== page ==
I chose these two members from the Council of the Twelve -- two men with whom I have labored closely for many years, whose worth, whose ability I know. I have been associated with Elder [Stephen L.] Richards directly in Church affairs and in presiding positions for over thirty years. I have been associated with President Clark in two quorums of the First Presidency for over sixteen years. With these and other facts in mind, the question arose as to the order they should occupy in this new quorum.
Each man I love. Each man is capable in his particular lines, and particularly with respect to the welfare and advancement of the Kingdom of God.
SENIORITY IN THE COUNCIL OF TWELVE
I realized that there would be a question in the minds of some as to which one of the two should be chosen as first counselor. That question resolved itself in my mind first as to the order of precedence, seniority in the Council of the Twelve Apostles. That should make no difference according to the practice of the Church, because members of the Council had heretofore been chosen irrespective of the position a member occupied in the Council of the Twelve. And, as I have already said, high Priests have been chosen even as first counselors who were not members of the Council.
I felt that one guiding principle in this choice would be to follow the seniority in the Council. These two men were sitting in their places in that presiding body in the Church, and I felt impressed that it would be advisable to continue that same seniority in the new quorum of the First Presidency. I repeat, not as an established policy, but because it seemed advisable in view of my close relationship to these two choice leaders.
TWO COUNSELORS COORDINATE
Now I mention this because we do not want any member in this Church, nor any man or woman listening in to harbor the thought for a moment that there has been any rift between the two counselors who sustained President Smith in the Quorum of the First Presidency, and President Grant for the years that we were together with that inspired leader. Neither should you feel that there is any demotion. President [J. Reuben] Clark is a wonderful servant. You have had demonstrated here this morning his ability in carrying out details, and he is just that efficient in everything pertaining to the work.
You should understand further, that in the counselorship of the Quorum of the First Presidency these two men are coordinate in authority, in love, and confidence, in freedom to make suggestions, and recommendations, and in their responsibility not only to the Quorum but also to the Lord Jesus Christ and to the people generally.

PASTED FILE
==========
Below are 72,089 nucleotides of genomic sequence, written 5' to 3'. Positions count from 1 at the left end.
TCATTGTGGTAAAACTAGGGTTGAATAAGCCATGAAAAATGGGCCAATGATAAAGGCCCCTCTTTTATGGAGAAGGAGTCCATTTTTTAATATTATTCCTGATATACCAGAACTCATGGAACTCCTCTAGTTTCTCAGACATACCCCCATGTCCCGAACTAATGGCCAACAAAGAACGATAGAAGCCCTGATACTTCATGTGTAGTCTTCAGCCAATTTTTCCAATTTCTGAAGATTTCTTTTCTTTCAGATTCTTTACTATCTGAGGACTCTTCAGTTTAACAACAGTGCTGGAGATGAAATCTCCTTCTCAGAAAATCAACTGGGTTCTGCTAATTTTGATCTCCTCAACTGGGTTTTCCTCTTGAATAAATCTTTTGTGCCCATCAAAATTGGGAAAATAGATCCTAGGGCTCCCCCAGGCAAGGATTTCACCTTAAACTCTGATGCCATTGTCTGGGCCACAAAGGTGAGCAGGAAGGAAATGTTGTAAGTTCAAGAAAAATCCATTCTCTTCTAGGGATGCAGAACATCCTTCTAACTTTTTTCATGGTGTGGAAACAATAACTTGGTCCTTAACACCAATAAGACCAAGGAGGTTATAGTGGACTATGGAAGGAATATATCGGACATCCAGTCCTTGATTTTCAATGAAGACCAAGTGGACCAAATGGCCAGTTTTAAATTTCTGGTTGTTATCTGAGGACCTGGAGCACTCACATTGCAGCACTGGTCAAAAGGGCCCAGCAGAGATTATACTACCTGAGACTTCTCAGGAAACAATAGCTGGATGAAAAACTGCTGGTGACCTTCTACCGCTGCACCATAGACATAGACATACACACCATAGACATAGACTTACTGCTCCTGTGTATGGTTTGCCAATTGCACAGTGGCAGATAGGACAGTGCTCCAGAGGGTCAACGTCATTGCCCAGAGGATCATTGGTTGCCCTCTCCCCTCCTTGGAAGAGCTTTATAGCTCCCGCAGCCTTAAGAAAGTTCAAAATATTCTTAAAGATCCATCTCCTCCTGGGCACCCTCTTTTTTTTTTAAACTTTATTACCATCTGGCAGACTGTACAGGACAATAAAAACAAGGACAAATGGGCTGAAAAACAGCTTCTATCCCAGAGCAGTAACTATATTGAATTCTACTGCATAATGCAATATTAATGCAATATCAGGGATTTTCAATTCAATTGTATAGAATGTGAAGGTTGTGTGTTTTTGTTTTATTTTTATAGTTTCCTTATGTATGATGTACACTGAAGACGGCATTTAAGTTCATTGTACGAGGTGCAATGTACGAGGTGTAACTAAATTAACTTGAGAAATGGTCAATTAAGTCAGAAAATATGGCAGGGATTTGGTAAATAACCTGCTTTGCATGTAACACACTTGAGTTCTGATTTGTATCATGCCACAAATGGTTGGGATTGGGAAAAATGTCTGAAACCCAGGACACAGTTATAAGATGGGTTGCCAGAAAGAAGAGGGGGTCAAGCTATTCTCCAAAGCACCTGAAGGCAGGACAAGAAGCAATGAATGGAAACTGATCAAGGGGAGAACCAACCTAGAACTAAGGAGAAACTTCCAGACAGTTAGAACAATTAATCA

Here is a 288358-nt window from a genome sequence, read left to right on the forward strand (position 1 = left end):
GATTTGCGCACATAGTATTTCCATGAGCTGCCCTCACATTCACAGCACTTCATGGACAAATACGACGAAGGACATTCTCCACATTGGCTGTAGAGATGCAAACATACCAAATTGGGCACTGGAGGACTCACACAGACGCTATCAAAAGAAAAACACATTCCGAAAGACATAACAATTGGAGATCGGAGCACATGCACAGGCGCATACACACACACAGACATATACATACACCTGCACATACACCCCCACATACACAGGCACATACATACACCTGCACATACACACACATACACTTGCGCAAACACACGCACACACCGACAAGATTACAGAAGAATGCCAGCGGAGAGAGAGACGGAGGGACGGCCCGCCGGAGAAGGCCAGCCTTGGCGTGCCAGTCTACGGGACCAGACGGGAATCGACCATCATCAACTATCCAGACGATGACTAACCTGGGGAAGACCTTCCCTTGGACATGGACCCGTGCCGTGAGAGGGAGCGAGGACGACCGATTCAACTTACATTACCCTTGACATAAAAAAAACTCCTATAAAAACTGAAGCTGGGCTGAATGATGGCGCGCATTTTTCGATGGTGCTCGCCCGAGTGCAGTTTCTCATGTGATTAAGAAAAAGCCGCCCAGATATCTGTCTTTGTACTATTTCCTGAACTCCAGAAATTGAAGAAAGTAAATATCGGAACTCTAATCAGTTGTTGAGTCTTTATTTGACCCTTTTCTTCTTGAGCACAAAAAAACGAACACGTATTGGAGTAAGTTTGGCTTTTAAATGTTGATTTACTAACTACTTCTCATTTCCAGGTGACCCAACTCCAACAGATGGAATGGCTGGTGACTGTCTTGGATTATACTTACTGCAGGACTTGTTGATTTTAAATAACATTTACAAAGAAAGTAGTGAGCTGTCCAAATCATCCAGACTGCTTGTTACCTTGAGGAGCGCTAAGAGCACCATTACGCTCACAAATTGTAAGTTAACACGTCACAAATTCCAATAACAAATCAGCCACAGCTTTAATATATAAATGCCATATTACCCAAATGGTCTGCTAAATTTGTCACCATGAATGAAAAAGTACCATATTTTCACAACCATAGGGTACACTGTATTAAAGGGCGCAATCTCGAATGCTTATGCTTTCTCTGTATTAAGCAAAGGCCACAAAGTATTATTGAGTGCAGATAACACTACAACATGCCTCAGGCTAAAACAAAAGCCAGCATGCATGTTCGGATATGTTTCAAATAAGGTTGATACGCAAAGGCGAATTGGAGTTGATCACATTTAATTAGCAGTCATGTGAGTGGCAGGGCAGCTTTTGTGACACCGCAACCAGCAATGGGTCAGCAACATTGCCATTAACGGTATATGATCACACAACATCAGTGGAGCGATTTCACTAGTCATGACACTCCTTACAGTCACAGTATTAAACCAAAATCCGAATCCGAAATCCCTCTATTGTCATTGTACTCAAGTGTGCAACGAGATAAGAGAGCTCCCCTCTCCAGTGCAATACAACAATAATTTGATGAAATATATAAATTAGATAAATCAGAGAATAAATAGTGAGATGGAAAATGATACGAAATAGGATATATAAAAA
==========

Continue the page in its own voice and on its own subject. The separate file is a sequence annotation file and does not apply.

They are two great men. I love them both, and say God bless them, and give you the assurance that there will be harmony and love and confidence in the Quorum of the First Presidency as you have sustained them today.
My beloved fellow workers, brethren and sisters: I wish it were within my power of expression to let you know just what my true feelings are on this momentous occasion. I would wish that you might look into my heart and see there for yourselves just what those feelings are.
RESPONSIBILITY OF LEADERSHIP
It is just one week ago today that the realization came to me that this responsibility of leadership would probably fall upon my shoulders. I received word that President George Albert Smith had taken a turn for the worse, and that the doctor thought the end was not far off. I hastened to his bedside, and with his weeping daughters, son, and other kinfolk, I entered his sickroom. For the first time, he failed to recognize me.
Then I had to accept the realization that the Lord had chosen not to answer our pleadings as we would have had them answered, and that he was going to take him home to himself. Thankfully, he rallied again later in the day. Several days preceding that visit, as President Clark and I were considering problems of import pertaining to the Church, he, ever solicitous of the welfare of the Church and of my feelings, would say, "The responsibility will be yours to make this decision," but each time I would refuse to face what to him seemed a reality.
NEED FOR SUPPORT
When that reality came, as I tell you, I was deeply moved. And I am today, and pray that I may, even though inadequately, be able to tell you how weighty this responsibility seems.
The Lord has said that the three presiding high priests chosen by the body appointed and ordained to this office of presidency, are to be "upheld by the confidence, faith, and prayer of the Church." No one can preside over this Church without first being in tune with the head of the Church, our Lord and Savior, Jesus Christ. He is our head. This is his Church. Without his divine guidance and constant inspiration, we cannot succeed. With his guidance, with his inspiration, we cannot fail.
Next to that as a sustaining potent power, comes the confidence, faith, prayers, and united support of the Church.